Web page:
Reducing environmental risks in laser cutting: a study of low-pressure gas dynamics
High gas pressures (1.0–1.6 MPa) are employed in conventional inert laser cutting to achieve efficient material removal and high cut quality. However, this approach results in the emission of large quantities of by-products, which can pose a risk to human health and the environment. For applications such as nuclear decommissioning, where global extraction and containment can be challenging, hazardous by-product formation, rather than process efficiency, is the main priority. This paper demonstrates low-pressure (0.3–0.6 MPa) laser-cutting techniques developed to reduce by-products. This study investigates the causal links between melt ejection and gas dynamic interactions in low-pressure laser cutting. Experiments were conducted using a 300 W Nd:Yb fiber laser to cut 304 stainless steel samples. Melt ejection and breakdown profiles were captured using a FASTCAM mini AX 200 camera. The lens combination fitted to the camera provided a spatial resolution of approximately 1 μm. The gas dynamic interactions were assessed through comparisons with existing studies of Schlieren imaging in idealized environments. The results show that gas dynamics are crucial in melt ejection and breakdown mechanisms during laser cutting. The key findings of this study are images of breakdown mechanisms linked to low-pressure gas dynamics. The impact of this work is that breakdown mechanisms more favorable to reducing environmental risk have been demonstrated. A greater understanding of the risk is indispensable to developing new laser-cutting control methods for hazardous materials.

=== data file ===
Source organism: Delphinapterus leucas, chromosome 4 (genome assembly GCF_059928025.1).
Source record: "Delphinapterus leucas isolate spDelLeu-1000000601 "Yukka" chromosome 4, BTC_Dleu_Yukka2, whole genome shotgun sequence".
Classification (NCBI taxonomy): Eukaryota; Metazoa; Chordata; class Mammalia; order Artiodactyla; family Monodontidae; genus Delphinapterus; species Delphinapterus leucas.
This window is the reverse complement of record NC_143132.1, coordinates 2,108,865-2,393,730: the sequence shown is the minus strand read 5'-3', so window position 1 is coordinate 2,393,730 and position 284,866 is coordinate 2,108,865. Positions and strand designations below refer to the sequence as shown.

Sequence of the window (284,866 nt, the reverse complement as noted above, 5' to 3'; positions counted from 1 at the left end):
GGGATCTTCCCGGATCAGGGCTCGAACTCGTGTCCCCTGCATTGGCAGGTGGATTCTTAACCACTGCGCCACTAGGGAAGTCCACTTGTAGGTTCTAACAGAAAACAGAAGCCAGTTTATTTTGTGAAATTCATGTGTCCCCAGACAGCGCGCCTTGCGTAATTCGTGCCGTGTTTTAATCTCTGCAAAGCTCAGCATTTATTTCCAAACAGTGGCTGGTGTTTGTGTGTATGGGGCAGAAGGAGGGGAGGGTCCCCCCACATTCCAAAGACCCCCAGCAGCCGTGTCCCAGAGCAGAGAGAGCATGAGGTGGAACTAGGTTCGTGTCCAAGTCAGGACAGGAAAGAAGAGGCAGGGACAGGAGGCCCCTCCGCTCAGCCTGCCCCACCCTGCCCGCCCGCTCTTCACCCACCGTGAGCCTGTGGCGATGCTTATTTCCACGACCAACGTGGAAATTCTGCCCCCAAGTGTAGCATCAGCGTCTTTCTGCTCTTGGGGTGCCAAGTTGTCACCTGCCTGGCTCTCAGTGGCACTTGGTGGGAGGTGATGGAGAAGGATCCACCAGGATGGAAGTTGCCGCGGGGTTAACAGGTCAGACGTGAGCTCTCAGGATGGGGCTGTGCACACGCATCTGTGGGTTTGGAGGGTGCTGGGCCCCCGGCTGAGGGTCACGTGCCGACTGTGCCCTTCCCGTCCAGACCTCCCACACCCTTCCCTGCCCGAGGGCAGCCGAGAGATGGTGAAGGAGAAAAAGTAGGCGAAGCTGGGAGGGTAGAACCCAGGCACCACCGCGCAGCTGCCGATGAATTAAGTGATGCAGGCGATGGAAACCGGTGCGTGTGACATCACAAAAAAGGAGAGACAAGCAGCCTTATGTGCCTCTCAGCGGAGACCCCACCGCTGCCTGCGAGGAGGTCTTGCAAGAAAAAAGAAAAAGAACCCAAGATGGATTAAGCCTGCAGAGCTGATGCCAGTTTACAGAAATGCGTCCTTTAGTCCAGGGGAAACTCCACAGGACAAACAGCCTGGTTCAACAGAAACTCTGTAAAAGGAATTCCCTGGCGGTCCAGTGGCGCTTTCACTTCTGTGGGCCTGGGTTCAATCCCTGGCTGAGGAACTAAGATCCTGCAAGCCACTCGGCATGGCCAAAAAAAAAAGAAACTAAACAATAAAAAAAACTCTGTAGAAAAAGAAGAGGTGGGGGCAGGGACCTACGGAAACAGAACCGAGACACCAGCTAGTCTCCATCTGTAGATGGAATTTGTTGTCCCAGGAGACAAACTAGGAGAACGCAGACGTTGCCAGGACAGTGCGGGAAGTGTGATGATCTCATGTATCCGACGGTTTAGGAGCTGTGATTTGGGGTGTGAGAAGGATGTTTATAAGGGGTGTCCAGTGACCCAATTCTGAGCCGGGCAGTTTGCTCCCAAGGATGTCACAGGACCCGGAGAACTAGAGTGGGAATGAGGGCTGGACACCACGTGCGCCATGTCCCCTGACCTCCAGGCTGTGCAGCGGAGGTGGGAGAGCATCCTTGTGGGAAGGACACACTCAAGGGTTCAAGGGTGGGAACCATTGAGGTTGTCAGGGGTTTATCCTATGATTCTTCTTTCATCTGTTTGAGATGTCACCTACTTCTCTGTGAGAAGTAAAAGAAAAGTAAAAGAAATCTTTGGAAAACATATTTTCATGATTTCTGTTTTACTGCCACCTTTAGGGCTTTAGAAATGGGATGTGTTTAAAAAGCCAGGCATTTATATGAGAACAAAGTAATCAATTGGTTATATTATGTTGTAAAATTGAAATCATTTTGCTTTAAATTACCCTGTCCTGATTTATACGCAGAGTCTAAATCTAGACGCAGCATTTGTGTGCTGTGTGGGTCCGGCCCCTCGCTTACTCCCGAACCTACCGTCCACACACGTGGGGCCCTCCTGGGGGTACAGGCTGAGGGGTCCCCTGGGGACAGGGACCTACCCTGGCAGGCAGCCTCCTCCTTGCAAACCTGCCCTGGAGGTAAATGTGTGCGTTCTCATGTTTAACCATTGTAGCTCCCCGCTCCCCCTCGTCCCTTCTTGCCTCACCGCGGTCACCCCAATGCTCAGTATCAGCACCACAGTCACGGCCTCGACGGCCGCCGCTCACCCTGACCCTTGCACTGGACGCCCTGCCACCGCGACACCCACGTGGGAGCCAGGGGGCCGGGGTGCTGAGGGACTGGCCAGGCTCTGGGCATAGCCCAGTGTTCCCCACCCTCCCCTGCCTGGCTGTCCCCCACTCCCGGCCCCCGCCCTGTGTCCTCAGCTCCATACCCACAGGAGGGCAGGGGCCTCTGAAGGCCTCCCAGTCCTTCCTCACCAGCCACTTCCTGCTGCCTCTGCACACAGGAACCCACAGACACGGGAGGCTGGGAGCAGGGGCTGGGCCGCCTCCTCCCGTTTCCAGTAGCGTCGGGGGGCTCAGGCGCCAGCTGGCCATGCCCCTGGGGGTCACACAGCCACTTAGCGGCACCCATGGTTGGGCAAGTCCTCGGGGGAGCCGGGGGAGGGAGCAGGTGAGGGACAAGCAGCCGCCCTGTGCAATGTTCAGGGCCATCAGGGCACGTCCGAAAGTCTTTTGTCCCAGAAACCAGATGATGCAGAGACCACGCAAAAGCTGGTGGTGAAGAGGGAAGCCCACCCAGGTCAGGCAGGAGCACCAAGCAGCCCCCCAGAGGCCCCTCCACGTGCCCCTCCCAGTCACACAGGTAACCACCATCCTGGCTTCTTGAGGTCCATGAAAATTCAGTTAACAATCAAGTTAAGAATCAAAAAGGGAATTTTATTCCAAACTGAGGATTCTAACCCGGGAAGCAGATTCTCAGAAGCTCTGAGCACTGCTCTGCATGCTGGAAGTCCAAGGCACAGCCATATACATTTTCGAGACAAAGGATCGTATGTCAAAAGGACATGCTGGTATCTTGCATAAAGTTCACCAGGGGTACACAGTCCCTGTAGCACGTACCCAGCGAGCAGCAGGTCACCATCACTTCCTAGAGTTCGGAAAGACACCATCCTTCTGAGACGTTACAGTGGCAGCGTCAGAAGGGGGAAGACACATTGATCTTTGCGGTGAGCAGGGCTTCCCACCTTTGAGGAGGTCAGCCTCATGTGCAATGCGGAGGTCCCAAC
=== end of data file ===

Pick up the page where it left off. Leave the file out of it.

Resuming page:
UK Nuclear Decommissioning Authority (NDA) project “Bad Laser Cutting to get Good Laser Fume”
- Mechanical, Electrical and Manufacturing Engineering
Published inJournal of Laser Applications
- VoR (Version of Record)
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